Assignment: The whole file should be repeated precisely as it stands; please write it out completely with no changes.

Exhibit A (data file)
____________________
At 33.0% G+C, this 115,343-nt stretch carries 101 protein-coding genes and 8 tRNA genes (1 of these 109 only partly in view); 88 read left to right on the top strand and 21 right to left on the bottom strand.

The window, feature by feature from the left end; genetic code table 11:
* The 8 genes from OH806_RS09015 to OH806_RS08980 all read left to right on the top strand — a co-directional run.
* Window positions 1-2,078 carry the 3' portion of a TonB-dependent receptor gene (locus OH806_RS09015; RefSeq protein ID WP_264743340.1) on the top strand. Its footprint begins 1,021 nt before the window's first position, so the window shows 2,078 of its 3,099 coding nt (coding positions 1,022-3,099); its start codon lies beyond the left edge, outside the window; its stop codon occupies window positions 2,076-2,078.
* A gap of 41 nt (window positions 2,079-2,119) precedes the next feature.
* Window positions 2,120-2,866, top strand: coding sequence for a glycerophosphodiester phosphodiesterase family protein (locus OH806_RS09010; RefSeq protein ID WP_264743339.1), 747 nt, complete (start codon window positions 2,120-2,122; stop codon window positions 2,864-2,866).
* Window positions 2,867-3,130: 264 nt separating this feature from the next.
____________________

At 33.0% G+C, this 115,343-nt stretch carries 101 protein-coding genes and 8 tRNA genes (1 of these 109 only partly in view); 88 read left to right on the top strand and 21 right to left on the bottom strand.

The window, feature by feature from the left end; genetic code table 11:
* The 8 genes from OH806_RS09015 to OH806_RS08980 all read left to right on the top strand — a co-directional run.
* Window positions 1-2,078 carry the 3' portion of a TonB-dependent receptor gene (locus OH806_RS09015; RefSeq protein ID WP_264743340.1) on the top strand. Its footprint begins 1,021 nt before the window's first position, so the window shows 2,078 of its 3,099 coding nt (coding positions 1,022-3,099); its start codon lies beyond the left edge, outside the window; its stop codon occupies window positions 2,076-2,078.
* A gap of 41 nt (window positions 2,079-2,119) precedes the next feature.
* Window positions 2,120-2,866, top strand: coding sequence for a glycerophosphodiester phosphodiesterase family protein (locus OH806_RS09010; RefSeq protein ID WP_264743339.1), 747 nt, complete (start codon window positions 2,120-2,122; stop codon window positions 2,864-2,866).
* Window positions 2,867-3,130: 264 nt separating this feature from the next.